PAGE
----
We are not reviewing all the documentation, so we cannot parse it in detail. But some general observations can be made. One supposes typically a lender would not want to act as an agent on behalf of a third-party insurer, in order to avoid liability as well as avoid possible regulatory problems. However, let us assume that the documents might be fairly be construed as creating a context in which the lender purports to be able to commit to the issuance of insurance to a debtor—that is, the debtor has the option to get the insurance if it wishes by filling-in the documentation provided by the lender. “[H]aving the power to contract is a sufficient condition for a finding of agency.”  Vanwyk Textile Systems, B.V., v. Zimmer Machinery America, Inc., 994 F. Supp. 350 (W.D.N.C. 1997). So, if the parties understood a contract including insurance was formed by the interaction between the lender and the the borrower, it would be difficult to describe the lender as not having some agency authority—or purporting to have agency authority.

Even lesser levels of participation can give rise to agency.  An interesting illustration where a fact-finder determined agency existed is provided by Putnam v. DeRosa, 963 F.2d 480 (1st Cir. 1992). The case involves whether a salesman employed by the owner of units in multi-unit housing property was also the agent of the lender. The court affirms a jury finding of agency:  “A jury could readily infer from these facts that [the salesman] was [the lender’s] agent….  After all, one could reasonably expect that a salesman seeking a mortgage application would have authority to describe the lender’s appraisal of the property.”

Of course, if the lender purports to have agency authority for another but it does not, then the pseudo-agent breaches a warranty of authority.  See Restatement (Second) of Agency § 329.

The debtor’s brief indicates the loan documentation does not identify the putative principal/insurer by name. If the contract were construed as referencing a third-party who would act as the insurer, we of course call that circumstance one in which an agent is acting for a partially disclosed principal. And, of course, the normal treatment of that is one in which the agent is personally liable on the contract. See Restatement (Second) of Agency § 321.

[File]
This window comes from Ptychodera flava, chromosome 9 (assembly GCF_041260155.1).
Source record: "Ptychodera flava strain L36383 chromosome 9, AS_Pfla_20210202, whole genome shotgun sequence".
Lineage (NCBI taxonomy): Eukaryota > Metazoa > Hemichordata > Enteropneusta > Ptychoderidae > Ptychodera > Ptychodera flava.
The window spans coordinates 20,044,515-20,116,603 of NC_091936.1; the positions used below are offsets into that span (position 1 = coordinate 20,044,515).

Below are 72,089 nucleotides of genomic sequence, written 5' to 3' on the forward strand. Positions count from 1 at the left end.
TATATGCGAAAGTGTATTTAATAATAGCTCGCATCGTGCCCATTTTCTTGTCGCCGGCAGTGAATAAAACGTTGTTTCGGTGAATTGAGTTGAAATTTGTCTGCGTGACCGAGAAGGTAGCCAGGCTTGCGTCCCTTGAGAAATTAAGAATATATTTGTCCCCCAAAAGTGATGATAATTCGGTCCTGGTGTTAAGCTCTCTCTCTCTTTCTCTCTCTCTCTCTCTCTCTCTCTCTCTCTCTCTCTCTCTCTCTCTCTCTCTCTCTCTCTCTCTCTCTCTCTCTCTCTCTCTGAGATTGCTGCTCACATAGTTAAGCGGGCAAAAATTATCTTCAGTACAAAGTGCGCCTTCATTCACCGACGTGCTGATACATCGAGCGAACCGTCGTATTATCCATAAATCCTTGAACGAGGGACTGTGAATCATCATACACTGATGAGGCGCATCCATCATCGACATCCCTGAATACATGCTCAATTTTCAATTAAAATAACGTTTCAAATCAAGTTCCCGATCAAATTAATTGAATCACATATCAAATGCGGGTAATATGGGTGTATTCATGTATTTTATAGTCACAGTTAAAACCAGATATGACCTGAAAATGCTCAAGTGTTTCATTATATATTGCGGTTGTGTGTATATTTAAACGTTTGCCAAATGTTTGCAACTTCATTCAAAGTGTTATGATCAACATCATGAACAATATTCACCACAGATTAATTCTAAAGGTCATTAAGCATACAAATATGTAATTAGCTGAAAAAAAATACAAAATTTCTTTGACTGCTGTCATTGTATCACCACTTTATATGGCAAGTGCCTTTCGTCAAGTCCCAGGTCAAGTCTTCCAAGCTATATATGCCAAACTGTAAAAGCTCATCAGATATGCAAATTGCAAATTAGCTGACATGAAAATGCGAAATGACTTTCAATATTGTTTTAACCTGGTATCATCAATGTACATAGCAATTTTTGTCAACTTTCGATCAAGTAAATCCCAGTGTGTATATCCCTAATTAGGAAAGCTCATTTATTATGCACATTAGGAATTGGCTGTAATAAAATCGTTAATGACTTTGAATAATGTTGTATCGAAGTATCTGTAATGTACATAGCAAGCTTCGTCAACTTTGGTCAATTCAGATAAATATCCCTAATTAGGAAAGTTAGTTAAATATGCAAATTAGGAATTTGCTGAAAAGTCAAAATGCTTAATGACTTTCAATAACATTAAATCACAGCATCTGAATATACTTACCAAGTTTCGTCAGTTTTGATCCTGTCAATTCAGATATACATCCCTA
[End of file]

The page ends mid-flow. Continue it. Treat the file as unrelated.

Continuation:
Scope of Agency

Of course, one can be an agent for some purposes but not others. One would expect the scope of the agency would be a factual question that could not be disposed-of on summary judgment, as the trial court did (in favor of the lender).

Estoppel

Now even if one were not to categorize the lender as an agent of the insurer, or one purporting to be the agent of the insurer, it would seem there is an issue of an estoppel.  It is understood that, “In Missouri, promissory estoppel is not a favorite of the law, and each element must clearly appear and be proven by the party seeking its enforcement.” Clevenger v. Oliver Ins. Agency, Inc., 237 S.W.3d 588, 590 (Mo. Banc 2007).

I am not currently inclined to delve into whether the particular facts of this circumstance might be categorized as potentially giving rise to an equitable estoppel or promissory estoppel, and whether the classification does or should make a difference. Even if the pertinent estoppel is not a favorite of the law in Missouri, it would seem there is at least a triable issue as to whether the borrower could reasonably rely on a promise of the lender to assist with the insurance claim or alleged statements concerning the status.